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When in a slump, go back to the basics

September 21, 2008
Bill Harding

Sometimes, when fishing is slow, it's time to get back to basics. I recently told a friend that the fishing was slow and that I blamed the swarms of minnows in the lake. He was a little disappointed, but went out anyhow and caught fish using special bait: nightcrawlers.

That is what I mean by getting back to basics. The fish don't really have to work hard to get a meal. All they need do is bust into a swarm of minnows and fill up with protein. No wonder they are not interested in the minnow imitating lures we cast and drag around the lake. They wanted dessert.

My friend's success made me remember a book in my library called "Lunkers Love Nightcrawlers" I bought it many years ago and it provided some interesting facts about using nightcrawlers for bait. I wondered if the book was still available so I checked out Amazon.com. The book is still on their website with prices ranging from about $5 to one listed at $235! The $235 price does not include shipping and handling. Would anyone like to buy mine at a bargain price of just $200?

Anyhow, the book goes into great detail on how to catch big fish using the nightcrawler method. Not only does the author recommend the rod and reel you should be using, but his advice goes all the way down to the hook. The recommended hooks are the Mustad Aberdeen Bronze No. 3261 and the Eagle Claw Aberdeen No. 214. Can it get any more specific than that? For those who feel you must use a big hook for big fish, the book recommends a No. 6 size.

The idea is to present the nightcrawler as natural as possible. Hence, the lightweight tackle. The method brought back memories of my presenting nightcrawlers using my flyrod. I used no weight and the worm wriggled enticingly as it slowly sank in a natural way. I caught a lot of fish with the method.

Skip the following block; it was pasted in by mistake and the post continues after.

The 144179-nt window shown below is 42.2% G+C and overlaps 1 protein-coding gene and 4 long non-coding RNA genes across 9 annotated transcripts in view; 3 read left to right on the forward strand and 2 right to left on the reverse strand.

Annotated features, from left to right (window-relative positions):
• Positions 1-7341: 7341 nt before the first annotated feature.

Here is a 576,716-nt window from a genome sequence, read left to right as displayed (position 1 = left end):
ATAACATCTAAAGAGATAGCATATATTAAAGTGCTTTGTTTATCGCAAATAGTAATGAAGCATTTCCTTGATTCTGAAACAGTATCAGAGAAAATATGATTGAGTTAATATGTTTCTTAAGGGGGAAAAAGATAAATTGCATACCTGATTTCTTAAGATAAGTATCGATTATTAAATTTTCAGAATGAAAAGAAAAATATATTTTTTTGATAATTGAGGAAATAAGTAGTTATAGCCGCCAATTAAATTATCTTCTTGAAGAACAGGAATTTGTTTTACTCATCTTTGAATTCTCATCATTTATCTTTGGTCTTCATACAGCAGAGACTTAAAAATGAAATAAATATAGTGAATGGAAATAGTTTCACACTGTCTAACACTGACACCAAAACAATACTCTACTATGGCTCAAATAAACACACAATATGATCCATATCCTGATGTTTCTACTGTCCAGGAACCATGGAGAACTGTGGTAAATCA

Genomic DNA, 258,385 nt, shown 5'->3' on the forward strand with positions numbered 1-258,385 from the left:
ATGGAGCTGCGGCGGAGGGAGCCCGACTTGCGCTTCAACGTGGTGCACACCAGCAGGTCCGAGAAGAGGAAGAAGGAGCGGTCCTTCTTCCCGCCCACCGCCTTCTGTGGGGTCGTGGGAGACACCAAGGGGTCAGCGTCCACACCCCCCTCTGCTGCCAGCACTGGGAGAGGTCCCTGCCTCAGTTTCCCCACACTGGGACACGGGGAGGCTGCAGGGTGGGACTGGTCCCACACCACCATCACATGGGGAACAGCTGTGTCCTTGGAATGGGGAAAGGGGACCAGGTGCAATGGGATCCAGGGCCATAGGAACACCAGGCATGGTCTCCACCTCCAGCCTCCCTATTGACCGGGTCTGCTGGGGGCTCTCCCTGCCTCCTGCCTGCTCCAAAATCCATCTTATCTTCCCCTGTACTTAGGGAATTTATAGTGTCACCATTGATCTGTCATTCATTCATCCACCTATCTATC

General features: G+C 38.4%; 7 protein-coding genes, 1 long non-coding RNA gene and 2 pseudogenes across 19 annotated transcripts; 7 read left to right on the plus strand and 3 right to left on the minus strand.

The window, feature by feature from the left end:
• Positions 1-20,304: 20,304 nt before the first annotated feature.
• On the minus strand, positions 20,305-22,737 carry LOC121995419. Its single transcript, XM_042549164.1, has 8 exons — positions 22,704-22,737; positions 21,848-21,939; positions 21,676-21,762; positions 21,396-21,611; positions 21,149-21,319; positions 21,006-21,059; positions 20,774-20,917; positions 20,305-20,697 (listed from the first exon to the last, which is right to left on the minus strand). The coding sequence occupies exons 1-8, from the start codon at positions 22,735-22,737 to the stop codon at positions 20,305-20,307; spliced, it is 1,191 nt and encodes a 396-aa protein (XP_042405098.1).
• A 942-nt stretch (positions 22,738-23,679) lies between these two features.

The author also conditions his nightcrawlers by placing them under water soaked newspapers before going fishing. His theory is that the worms absorb water and get fat and juicy. When I talk about conditioning my worms Barb always laughs and starts doing jumping jack exercises while calling cadence. Very funny. Hah!

How many of you bunch the worm up on your hook? I'll bet a lot of you do, but this book recommends hooking it lightly through the nose. This lets the worm act even more natural as it falls through the water. Granted, you will lose a lot of nightcrawlers to smaller fish that just bite off the tail and swim away, but we are talking big fish here. If a perch or bluegill makes off with part of your nightcrawler, you are supposed to throw away what is left and add a fresh worm.

Of course I had to give this method a try. This was just before the wind got really bad, but it was blowing hard enough that I decided not to leave the dock. Instead, I rigged up a sensitive rod as the book recommended and fished with the boat tied to the dock. I didn't have time to condition my worms so I just selected the fattest and liveliest. By doing this I also avoided Barb's sarcasm.

With the wind picking up I found I needed a small slip sinker, but I did hook the nightcrawler lightly at the nose and used a small #6 hook. Within a short time my rod doubled over and I was fast to a heavy fish. He fought deep so it took a while before I could identify my opponent. Eventually, I had him close to the boat and Barb used the landing net to hoist a nice 12 pound channel catfish on board. The method evidently worked.

Within a couple of hours I landed another channel catfish of similar size, caught and released a nice bass, and added a couple of big bluegills to my livewell. It had been a long while since I had used the nightcrawler method, but I sure intend to use it more often. It works, but I still cannot see how the book would be worth $235.

 
 

 

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